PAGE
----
If you think applying coupons to your order at the grocery store is just a big waste of time, think again. Shoppers saving 90 percent on household items, the hit TLC show, Extreme Couponing is mind-blowing. And, who wouldn’t want to tuck away several hundreds of dollars at a time? By using these tips, you can save just as much at the grocery store and beyond, even.
The Mind of an Extreme Couponer
1. If you want the awaken your inner-couponer, speak the language. For example, OYNO (On Your Next Order); BOGO (Buy One Get One) and MIR (Mail-in Rebate) all are valuable acronyms to know. Couponing for bargains may seem like a daunting task at first, but once you become familiar with it, you will know what these and other acronyms mean, verbatim.
According to the Web site, Coupon Diva, it pays to know these codes:
ALL YOU: – All You Magazine (Mfg. Coupon);
BOGO or B1G1: – Buy One Get One (Free);
B&M: – Brick and Mortar (Physical Stores Locations);
CRT: – Cash Register Tape;
DND: – Do Not Double (Coupon);
ECB or ECBs: – Extra Care Bucks (CVS);
GM: – General Mills Coupon (Insert);
MFG or MFR: – Manufacturer;
MIR: – Mail-In Rebate;
MM: – Moneymaker;
OOP: – Out of Pocket (Cash Paid);
OYNO or OYNP: – On Your Next Order/On Your Next Purchase;
PEELIE: – On Package Coupon;
PG or P&G: – Procter and Gamble Coupon (Insert);
PRINTABLE: – Printable Coupon;
PSA: – Prices Starting At;
RP: – Redplum Coupon (Insert);
RR or RRs: – Register Rewards (Walgreens);
SS: – Smart Source Coupon (Insert);
STACK: – Use a Store Coupon and MFG Coupon on a Single Item;
YMMV: – Your Market May Vary;
VV: – Video Value (Rite Aide Store Coupons);
W-IVC: – Walgreens Instant Value Coupons (Wags Store Coupon);
WYB: – When You Buy.
2. Buying in bulk gives you the most bang for your buck. It’s true. Extreme couponers don’t purchase an item when they need it, but when they can get it for the cheapest price possible. What does this mean to me? They stock up when everything is priced lower, thereby, saving boku bucks in the end.
Bear in mind: running out of breakfast cereal is no fun, especially if you have little ones; so you’ll dash to the supermarket, only to find your favorite brand is not on sale. The end result: you’ll wind-up paying whatever the asking price is for the product. Note though, that when buying perishable items, it’s important to check and double-check a product’s expiration date.
3. Know how much a product retails for. Be forewarned that trolling for the best coupon bargains takes both time and effort. As surprising as this may sound, it’s going to take research to find good deals on the items you need. Reading through ads should be done on a weekly basis. Also, plan on spending an extra few hours organizing and sorting through your coupons before making those highly anticipated visits to the grocer, as we will touch on below.
4. Be loyal only when it works in your favor. If you want to count the savings at the checkout counter, the thought of being a loyal customer when it comes to brands needs to go out the window. Taking things a step further, one week it might be best to purchase a certain kind of cleaning product, while the next, you may buy a different brand because you’re able to stack coupons.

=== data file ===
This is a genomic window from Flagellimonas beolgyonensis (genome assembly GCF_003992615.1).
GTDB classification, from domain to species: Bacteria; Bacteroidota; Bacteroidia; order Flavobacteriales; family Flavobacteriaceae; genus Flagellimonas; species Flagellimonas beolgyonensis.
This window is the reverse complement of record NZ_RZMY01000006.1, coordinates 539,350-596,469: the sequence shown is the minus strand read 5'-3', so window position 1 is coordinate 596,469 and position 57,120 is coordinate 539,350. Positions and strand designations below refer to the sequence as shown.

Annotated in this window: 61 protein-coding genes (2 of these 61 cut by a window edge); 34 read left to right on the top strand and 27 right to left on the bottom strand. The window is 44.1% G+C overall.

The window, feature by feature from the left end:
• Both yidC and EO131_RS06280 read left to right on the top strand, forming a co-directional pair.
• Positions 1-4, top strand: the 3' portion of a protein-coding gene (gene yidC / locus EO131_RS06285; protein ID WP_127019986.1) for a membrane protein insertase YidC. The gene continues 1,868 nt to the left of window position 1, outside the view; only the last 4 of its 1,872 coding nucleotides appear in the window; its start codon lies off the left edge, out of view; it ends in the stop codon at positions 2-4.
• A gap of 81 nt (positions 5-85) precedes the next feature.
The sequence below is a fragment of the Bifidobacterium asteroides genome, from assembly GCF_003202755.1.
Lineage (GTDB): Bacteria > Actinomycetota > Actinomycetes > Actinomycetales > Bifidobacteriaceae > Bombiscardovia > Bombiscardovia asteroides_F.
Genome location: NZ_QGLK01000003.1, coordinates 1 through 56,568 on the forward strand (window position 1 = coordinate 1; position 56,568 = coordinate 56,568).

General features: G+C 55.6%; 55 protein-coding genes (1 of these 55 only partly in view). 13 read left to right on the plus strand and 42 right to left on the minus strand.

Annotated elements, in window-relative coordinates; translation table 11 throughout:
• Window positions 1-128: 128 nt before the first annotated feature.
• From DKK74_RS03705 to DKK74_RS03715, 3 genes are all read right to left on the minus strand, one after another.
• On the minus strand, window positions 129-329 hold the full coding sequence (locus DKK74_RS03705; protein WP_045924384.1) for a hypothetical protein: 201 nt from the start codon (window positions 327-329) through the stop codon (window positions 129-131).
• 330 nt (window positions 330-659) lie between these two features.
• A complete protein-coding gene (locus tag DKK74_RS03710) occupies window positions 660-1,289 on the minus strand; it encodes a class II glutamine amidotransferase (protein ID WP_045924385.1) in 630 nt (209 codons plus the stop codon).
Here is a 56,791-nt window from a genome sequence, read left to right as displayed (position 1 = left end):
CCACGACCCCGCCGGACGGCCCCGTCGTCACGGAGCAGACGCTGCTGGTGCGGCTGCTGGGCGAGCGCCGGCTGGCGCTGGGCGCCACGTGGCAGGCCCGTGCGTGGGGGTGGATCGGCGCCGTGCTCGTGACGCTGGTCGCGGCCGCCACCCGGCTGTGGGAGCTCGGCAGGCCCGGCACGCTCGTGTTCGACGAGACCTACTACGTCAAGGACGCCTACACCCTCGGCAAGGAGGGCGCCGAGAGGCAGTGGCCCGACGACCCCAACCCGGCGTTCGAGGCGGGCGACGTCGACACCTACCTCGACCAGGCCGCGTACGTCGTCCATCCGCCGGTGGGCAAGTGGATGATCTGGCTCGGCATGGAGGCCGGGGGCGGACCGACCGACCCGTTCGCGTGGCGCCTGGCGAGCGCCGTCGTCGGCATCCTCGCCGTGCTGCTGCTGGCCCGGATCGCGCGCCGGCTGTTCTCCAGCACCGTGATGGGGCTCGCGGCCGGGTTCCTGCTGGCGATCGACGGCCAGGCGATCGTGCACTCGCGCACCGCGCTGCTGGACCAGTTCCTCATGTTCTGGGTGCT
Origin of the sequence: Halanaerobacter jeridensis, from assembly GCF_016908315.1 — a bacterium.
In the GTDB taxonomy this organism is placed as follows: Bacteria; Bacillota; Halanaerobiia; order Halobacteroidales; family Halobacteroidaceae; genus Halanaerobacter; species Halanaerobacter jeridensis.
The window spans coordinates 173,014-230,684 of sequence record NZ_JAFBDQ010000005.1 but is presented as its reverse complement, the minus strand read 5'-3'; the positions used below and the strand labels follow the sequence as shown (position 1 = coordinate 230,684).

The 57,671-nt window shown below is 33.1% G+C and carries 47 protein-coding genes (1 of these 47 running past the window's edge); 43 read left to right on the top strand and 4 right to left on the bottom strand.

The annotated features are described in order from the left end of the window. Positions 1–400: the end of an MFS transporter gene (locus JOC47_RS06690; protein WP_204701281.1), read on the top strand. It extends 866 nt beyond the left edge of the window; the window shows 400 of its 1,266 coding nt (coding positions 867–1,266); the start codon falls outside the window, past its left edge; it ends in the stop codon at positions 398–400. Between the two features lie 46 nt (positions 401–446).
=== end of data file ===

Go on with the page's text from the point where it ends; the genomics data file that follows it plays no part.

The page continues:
5. No source is too great or small. Check multiple sources for coupons; don’t be content with just clipping coupons from one magazine or newspaper. Case in point, you may want to sign-up for weekend subscriptions to several papers. Also, ask friends and colleagues to pass along any ad inserts they aren’t planning to use. Local businesses, too, may permit you to take any unsold Sunday papers that are leftover the following business day.
6. Be practical by only purchasing items that you indeed will use. As tempting as it may seem, don’t buy 20 cans of peas if don’t enjoy eating them or can’t see working them into a dish, somehow. However, if you wish to donate these items, it might not be such a bad idea to purchase them; somebody else may like the product. Overall, try to use your couponing skills for items you both like and need. Think of it this way: If you purchase extra products you don’t need, they undoubtedly will go to waste. Where’s the savings in this? You may just have wasted money and time on excess items.
7. Use the Web to your advantage. A plethora of Web sites offer printable coupons, so you may want to bookmark and check out those sites on a regular basis. Look also, for promo codes to use during online transactions. And, signing-up for daily deal alerts from a variety of Internet sources is another option in your quest for coupons.
8. Keep up with your coupons by getting organized. Letting your coupons expire because of lack of organization won’t pass the savings along to you.
According to Discovery Communications, “One expert recommends using baseball card holders or sheet protectors in a binder. It’s a flexible solution that can help you keep tabs on which products should be added to your shopping list, and you can take it with you each time you’re ready to hit the aisles in case an unexpected sale pops up.” Which way you organize your collection is entirely up to you.
As you watch the cash register tape grow longer from items purchased, you’ll see the savings pile-up, as well. Just be sure you have the space to store your newly found deals.